Impacts, volcanism and mass extinction: random coincidence or cause and effect?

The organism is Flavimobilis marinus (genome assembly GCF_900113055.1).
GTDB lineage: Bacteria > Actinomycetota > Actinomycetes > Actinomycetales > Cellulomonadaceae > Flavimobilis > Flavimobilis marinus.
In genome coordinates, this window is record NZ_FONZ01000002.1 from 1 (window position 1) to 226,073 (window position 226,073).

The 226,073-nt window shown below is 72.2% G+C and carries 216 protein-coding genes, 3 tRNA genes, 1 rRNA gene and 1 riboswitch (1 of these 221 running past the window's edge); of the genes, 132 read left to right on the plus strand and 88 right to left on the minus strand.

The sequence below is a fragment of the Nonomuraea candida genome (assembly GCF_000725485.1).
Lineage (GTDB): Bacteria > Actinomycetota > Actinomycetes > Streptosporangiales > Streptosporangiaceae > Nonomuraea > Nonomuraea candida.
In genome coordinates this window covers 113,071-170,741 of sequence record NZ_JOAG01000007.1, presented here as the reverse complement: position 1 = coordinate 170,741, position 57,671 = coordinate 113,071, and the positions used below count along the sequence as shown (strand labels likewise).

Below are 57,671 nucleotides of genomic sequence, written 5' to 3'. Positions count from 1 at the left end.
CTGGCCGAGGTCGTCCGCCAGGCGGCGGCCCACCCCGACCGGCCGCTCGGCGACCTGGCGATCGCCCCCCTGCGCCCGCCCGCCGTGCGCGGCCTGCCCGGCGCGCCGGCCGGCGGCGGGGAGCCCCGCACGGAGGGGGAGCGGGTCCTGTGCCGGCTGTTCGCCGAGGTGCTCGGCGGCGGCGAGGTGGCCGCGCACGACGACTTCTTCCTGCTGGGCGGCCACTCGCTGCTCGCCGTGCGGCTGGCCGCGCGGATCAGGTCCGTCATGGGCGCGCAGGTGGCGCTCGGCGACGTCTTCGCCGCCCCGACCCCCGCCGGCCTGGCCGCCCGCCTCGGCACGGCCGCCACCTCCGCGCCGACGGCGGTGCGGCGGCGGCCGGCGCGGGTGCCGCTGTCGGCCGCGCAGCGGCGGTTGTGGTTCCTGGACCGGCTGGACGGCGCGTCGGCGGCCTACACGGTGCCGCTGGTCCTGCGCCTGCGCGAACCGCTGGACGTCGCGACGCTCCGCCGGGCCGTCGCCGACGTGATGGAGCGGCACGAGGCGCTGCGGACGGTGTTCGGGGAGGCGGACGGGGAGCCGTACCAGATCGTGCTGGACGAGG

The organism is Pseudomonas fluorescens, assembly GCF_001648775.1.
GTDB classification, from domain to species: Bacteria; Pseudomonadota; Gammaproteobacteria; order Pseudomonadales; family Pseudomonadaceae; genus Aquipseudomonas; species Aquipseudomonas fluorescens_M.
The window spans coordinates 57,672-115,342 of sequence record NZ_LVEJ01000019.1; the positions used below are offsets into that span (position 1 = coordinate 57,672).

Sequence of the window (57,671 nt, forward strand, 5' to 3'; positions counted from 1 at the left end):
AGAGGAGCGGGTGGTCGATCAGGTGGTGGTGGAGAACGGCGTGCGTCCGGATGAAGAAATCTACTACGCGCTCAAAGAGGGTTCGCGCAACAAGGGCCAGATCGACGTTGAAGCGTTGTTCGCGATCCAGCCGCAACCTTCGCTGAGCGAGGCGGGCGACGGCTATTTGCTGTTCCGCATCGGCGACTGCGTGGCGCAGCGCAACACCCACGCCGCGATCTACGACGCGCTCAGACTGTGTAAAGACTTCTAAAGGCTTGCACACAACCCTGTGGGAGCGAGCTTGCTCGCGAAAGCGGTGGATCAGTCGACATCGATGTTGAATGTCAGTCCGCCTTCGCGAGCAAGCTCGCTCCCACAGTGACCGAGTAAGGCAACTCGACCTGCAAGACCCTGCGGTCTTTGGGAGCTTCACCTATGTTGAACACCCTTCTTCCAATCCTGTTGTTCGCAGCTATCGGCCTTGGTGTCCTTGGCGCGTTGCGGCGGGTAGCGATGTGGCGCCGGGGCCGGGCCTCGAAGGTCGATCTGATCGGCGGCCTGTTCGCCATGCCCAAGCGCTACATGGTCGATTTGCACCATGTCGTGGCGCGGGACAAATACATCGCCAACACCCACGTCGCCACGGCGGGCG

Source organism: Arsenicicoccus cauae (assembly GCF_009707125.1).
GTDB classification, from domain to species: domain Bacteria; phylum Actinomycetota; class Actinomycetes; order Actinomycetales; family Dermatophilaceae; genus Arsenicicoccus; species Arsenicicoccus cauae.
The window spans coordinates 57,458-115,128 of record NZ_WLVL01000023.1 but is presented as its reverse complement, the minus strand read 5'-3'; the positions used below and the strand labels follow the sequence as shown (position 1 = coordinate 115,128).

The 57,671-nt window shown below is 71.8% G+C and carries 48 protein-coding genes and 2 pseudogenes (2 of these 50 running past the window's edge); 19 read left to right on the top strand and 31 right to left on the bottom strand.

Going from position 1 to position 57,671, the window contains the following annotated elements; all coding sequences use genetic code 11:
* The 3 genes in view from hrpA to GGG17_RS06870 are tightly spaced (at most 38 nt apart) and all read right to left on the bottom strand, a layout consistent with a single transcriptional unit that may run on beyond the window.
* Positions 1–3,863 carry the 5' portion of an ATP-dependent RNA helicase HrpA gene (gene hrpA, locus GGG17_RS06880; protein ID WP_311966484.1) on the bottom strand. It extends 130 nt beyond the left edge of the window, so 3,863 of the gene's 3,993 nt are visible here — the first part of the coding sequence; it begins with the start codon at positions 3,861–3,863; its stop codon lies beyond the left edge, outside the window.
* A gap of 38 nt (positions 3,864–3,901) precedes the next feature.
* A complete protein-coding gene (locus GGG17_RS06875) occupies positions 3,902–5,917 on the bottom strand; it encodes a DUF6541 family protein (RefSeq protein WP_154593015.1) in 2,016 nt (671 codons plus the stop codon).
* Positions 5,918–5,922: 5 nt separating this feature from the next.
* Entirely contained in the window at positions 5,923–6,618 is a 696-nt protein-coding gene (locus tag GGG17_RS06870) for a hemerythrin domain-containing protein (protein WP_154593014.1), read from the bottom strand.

Large impacts are credited with the most devastating mass extinctions in Earth's history and the Cretaceous–Tertiary (K/T) boundary impact is the strongest and sole direct support for this view. A review of the five largest Phanerozoic mass extinctions provides no support that impacts with craters up to 180 km in diameter caused significant species extinctions. This includes the 170 km-diameter Chicxulub impact crater regarded as 0.3 million years older than the K/T mass extinction. A second, larger impact event may have been the ultimate cause of this mass extinction, as suggested by a global iridium anomaly at the K/T boundary, but no crater has been found to date. The current crater database suggests that multiple impacts, for example comet showers, were the norm, rather than the exception, during the Late Eocene, K/T transition, latest Triassic and the Devonian–Carboniferous transition, but did not cause significant species extinctions. Whether multiple impacts substantially contributed to greenhouse warming and associated environmental stresses is yet to be demonstrated. From the current database, it must be concluded that no known Phanerozoic impacts, including the Chicxulub impact (but excluding the K/T impact) caused mass extinctions or even significant species extinctions. The K/T mass extinction may have been caused by the coincidence of a very large impact (>250 km) upon a highly stressed biotic environment as a result of volcanism. The consistent association of large magmatic provinces (large igneous provinces and continental flood-basalt provinces) with all but one (end-Ordovician) of the five major Phanerozoic mass extinctions suggests that volcanism played a major role. Faunal and geochemical evidence from the end-Permian, end-Devonian, end-Cretaceous and Triassic/Jurassic transition suggests that the biotic stress was due to a lethal combination of tectonically induced hydrothermal and volcanic processes, leading to eutrophication in the oceans, global warming, sea-level transgression and ocean anoxia. It must be concluded that major magmatic events and their long-term environmental consequences are major contributors, though not the sole causes of mass extinctions. Sudden mass extinctions, such as at the K/T boundary, may require the coincidence of major volcanism and a very large Impact.
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